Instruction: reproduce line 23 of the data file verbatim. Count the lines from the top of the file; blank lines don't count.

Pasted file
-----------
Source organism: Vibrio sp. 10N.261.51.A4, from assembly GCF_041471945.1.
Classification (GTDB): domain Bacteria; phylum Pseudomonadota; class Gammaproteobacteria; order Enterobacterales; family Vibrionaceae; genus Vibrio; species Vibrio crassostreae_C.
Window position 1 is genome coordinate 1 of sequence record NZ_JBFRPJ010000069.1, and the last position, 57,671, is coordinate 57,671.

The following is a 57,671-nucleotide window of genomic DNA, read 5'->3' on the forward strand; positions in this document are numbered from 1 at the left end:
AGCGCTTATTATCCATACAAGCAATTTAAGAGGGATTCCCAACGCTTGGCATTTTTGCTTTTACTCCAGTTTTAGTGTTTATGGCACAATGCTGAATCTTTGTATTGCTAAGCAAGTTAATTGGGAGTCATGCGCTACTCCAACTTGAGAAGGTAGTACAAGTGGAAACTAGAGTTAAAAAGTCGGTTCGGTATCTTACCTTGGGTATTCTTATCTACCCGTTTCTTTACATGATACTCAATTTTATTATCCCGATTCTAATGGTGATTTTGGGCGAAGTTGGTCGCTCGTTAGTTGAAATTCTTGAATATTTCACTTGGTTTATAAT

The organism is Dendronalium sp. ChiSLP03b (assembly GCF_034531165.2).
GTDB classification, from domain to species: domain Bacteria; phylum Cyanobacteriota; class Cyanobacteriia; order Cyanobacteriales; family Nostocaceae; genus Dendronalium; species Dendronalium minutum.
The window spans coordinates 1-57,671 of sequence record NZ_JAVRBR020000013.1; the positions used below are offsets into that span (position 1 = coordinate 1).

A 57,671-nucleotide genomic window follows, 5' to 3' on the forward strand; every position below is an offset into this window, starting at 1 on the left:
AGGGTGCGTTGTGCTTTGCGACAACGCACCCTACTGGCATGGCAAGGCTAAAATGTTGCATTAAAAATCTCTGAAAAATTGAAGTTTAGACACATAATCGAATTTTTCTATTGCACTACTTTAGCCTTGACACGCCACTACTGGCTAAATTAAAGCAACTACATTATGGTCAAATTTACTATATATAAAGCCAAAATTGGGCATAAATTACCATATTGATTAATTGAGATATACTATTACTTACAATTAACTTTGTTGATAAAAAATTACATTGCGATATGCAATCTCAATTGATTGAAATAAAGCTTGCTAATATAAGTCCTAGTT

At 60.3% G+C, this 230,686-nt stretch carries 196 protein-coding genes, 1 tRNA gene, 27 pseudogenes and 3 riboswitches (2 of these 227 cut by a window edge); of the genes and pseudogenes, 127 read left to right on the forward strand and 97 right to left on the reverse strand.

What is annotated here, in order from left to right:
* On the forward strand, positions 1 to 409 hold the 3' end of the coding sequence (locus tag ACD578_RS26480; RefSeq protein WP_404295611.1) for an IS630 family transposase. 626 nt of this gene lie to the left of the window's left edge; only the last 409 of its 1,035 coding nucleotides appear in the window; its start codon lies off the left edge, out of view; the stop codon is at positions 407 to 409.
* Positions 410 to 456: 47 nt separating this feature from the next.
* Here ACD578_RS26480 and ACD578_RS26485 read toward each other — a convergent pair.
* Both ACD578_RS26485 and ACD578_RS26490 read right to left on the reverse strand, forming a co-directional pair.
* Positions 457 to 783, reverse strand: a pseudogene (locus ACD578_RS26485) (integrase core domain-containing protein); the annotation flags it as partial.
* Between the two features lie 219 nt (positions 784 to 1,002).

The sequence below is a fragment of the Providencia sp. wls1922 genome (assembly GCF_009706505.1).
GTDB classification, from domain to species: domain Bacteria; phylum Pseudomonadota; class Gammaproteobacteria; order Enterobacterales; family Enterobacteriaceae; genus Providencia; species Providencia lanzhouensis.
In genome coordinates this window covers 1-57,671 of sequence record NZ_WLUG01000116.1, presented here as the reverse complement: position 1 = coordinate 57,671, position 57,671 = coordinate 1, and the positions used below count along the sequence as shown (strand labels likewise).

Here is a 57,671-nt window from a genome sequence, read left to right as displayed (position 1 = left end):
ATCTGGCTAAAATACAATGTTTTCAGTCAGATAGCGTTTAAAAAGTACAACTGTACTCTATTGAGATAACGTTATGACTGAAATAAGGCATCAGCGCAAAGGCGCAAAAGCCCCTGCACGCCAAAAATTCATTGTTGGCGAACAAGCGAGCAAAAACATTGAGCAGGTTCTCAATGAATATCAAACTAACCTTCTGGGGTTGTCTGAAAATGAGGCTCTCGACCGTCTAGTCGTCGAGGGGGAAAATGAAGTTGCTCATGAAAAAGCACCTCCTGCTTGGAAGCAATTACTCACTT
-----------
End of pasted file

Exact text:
ATCTGGCTAAAATACAATGTTTTCAGTCAGATAGCGTTTAAAAAGTACAACTGTACTCTATTGAGATAACGTTATGACTGAAATAAGGCATCAGCGCAAAGGCGCAAAAGCCCCTGCACGCCAAAAATTCATTGTTGGCGAACAAGCGAGCAAAAACATTGAGCAGGTTCTCAATGAATATCAAACTAACCTTCTGGGGTTGTCTGAAAATGAGGCTCTCGACCGTCTAGTCGTCGAGGGGGAAAATGAAGTTGCTCATGAAAAAGCACCTCCTGCTTGGAAGCAATTACTCACTT